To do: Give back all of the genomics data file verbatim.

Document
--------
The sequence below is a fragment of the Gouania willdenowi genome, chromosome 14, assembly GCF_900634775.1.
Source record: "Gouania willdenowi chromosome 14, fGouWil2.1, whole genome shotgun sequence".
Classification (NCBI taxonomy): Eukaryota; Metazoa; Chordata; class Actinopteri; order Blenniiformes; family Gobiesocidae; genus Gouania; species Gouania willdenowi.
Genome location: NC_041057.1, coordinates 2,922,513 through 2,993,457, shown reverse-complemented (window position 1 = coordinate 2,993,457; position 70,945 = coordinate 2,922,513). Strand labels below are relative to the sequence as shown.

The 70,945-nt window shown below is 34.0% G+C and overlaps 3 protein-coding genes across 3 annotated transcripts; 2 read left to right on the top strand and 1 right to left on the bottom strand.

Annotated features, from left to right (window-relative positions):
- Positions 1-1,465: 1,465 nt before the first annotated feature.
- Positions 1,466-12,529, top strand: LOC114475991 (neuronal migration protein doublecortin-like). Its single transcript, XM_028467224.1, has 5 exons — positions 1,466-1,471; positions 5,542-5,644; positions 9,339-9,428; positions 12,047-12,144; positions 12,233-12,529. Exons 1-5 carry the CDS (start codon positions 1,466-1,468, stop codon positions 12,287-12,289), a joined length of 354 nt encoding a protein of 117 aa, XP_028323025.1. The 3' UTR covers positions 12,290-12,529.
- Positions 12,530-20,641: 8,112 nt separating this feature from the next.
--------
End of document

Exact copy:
The sequence below is a fragment of the Gouania willdenowi genome, chromosome 14, assembly GCF_900634775.1.
Source record: "Gouania willdenowi chromosome 14, fGouWil2.1, whole genome shotgun sequence".
Classification (NCBI taxonomy): Eukaryota; Metazoa; Chordata; class Actinopteri; order Blenniiformes; family Gobiesocidae; genus Gouania; species Gouania willdenowi.
Genome location: NC_041057.1, coordinates 2,922,513 through 2,993,457, shown reverse-complemented (window position 1 = coordinate 2,993,457; position 70,945 = coordinate 2,922,513). Strand labels below are relative to the sequence as shown.

The 70,945-nt window shown below is 34.0% G+C and overlaps 3 protein-coding genes across 3 annotated transcripts; 2 read left to right on the top strand and 1 right to left on the bottom strand.

Annotated features, from left to right (window-relative positions):
- Positions 1-1,465: 1,465 nt before the first annotated feature.
- Positions 1,466-12,529, top strand: LOC114475991 (neuronal migration protein doublecortin-like). Its single transcript, XM_028467224.1, has 5 exons — positions 1,466-1,471; positions 5,542-5,644; positions 9,339-9,428; positions 12,047-12,144; positions 12,233-12,529. Exons 1-5 carry the CDS (start codon positions 1,466-1,468, stop codon positions 12,287-12,289), a joined length of 354 nt encoding a protein of 117 aa, XP_028323025.1. The 3' UTR covers positions 12,290-12,529.
- Positions 12,530-20,641: 8,112 nt separating this feature from the next.